City of Jacksonville


mayor with attendees at affordable multifamily rental housing units press conference

Mayor Deegan Commits $10 Million to Jumpstart Jacksonville Affordable Housing Fund

April 10, 2024
Public-private partnership addresses chronic funding shortfalls to increase supply of affordable multifamily rental housing units
Jacksonville Mayor Donna Deegan today announced she is committing $10 million in her proposed 2024-2025 budget to jumpstart an innovative affordable housing loan fund, a public-private partnership that would ultimately catalyze $120 million in new multifamily rental housing.

The fund would be capitalized through public, private and philanthropic low-interest loans, offering low-cost financing to developers, who can then unlock underutilized 4 percent tax credit financing from the state. The city's investment of $10 million is a loan that would be repaid at the end of the 20-year investment period. As the critical first piece of the larger, $40 million affordable housing fund, the city's contribution would allow the fund to leverage additional investors into the effort, growing the impact of the dollars far beyond the original investment.

“We’re facing a crisis of affordable housing in Jacksonville, and this innovative housing fund presents the opportunity for us to attract an additional $12 of investment for every $1 the city invests,” said Mayor Donna Deegan said. “This shows what is possible when we all come together to find solutions to our city’s challenges. I’m grateful for all the philanthropic, business, City Council, and community leaders who are working together to solve the challenge of affordable housing.”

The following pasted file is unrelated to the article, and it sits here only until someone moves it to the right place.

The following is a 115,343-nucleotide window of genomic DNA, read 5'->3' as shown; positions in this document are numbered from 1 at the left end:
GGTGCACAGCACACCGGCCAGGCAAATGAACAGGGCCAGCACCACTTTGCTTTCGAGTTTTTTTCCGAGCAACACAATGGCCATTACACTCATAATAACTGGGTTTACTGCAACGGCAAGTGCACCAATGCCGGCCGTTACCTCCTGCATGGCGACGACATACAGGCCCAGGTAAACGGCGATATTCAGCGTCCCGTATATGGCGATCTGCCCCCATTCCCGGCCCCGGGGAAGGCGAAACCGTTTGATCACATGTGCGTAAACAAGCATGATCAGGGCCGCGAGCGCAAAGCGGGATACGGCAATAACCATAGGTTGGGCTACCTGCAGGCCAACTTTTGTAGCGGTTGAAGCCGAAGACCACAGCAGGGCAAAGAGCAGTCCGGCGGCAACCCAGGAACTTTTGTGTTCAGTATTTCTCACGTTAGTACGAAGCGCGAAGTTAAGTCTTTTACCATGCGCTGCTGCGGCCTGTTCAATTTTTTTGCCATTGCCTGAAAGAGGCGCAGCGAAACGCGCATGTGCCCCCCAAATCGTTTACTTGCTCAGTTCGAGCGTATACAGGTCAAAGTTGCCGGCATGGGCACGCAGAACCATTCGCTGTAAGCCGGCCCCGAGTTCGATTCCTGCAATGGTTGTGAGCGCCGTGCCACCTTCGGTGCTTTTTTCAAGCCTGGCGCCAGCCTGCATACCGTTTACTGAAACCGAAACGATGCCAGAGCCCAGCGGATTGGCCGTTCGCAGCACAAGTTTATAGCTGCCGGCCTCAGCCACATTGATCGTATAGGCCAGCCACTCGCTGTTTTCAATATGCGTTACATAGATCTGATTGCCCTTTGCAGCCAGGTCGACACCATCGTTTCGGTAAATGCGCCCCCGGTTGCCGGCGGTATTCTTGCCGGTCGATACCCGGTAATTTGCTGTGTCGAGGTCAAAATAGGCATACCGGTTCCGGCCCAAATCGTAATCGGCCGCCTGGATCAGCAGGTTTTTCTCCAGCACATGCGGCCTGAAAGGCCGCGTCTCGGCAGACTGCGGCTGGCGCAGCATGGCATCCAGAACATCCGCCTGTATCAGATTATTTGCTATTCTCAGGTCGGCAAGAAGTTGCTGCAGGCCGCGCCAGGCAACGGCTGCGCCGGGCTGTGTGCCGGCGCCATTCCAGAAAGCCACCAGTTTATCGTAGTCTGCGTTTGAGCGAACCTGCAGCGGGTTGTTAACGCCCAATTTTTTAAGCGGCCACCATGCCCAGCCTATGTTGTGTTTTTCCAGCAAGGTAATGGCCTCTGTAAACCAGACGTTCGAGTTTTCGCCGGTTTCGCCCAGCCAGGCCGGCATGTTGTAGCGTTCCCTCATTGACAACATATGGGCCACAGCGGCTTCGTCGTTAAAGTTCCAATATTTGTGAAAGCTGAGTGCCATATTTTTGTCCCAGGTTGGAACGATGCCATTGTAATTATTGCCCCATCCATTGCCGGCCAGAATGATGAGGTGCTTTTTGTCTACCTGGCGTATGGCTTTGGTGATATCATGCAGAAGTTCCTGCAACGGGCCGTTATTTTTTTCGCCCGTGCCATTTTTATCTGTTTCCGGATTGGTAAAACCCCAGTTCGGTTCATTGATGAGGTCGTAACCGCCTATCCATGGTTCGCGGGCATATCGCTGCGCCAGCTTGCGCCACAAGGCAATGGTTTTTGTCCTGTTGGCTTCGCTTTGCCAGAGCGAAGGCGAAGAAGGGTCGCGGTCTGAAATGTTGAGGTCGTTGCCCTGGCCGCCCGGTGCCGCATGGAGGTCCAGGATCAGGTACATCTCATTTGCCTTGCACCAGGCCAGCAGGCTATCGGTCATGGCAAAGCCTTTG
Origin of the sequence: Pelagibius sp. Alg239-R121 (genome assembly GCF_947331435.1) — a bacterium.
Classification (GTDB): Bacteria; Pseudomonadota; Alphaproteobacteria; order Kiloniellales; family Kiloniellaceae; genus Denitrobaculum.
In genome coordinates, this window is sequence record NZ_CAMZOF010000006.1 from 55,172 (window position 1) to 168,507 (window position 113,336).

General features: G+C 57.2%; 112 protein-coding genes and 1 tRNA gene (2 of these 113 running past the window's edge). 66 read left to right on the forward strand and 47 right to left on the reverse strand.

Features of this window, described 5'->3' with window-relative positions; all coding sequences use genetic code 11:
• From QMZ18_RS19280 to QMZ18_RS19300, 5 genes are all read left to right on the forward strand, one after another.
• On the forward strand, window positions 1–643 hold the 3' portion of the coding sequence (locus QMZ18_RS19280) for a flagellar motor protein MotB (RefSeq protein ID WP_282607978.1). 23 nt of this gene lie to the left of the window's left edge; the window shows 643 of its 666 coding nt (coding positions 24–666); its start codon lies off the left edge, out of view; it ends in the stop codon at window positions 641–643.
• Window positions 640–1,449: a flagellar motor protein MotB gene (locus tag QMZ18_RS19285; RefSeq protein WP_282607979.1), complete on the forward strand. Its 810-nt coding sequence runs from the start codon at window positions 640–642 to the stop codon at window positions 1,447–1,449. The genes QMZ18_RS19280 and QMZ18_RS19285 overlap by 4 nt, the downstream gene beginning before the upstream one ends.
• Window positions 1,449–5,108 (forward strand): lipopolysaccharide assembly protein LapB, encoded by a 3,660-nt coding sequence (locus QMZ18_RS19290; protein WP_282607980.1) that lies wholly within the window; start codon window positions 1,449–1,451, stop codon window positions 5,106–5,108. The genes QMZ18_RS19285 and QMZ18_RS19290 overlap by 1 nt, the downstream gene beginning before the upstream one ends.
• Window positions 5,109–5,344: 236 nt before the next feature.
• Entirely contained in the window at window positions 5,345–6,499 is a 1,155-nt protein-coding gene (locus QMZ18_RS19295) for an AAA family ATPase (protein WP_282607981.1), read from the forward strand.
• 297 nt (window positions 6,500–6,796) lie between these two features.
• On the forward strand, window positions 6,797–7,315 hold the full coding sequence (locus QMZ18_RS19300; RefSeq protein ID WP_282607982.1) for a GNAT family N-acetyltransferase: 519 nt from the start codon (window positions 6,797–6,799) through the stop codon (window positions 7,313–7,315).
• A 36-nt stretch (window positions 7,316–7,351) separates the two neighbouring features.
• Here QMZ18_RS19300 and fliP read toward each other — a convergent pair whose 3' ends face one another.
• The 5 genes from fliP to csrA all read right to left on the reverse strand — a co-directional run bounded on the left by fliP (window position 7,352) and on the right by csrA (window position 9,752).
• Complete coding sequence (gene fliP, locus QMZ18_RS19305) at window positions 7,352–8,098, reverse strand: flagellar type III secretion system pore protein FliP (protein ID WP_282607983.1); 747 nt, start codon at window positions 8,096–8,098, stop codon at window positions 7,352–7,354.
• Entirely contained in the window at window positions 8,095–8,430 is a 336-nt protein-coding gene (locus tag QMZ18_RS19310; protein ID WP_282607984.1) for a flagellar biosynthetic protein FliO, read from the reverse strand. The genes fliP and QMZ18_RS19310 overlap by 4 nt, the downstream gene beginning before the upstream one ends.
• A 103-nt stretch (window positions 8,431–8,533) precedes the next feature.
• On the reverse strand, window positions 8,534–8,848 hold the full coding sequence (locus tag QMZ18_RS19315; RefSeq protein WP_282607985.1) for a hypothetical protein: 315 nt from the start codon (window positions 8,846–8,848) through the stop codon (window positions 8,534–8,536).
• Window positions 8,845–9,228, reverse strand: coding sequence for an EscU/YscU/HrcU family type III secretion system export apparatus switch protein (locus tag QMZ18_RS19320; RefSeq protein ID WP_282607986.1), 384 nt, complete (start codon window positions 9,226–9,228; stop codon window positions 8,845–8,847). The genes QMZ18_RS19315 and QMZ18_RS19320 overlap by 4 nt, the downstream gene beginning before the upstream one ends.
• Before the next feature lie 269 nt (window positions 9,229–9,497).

According to research studies, the typical Jacksonville renter has been rent-burdened since 2011, spending over 50% of income on housing. Households earning 50% or less of Area Median Income (AMI) are facing a major deficit in supply: for every 100 renters at 50% AMI looking for housing, there are only 48 affordable units available to them, according to the University of Florida Shimberg Center for Housing Studies.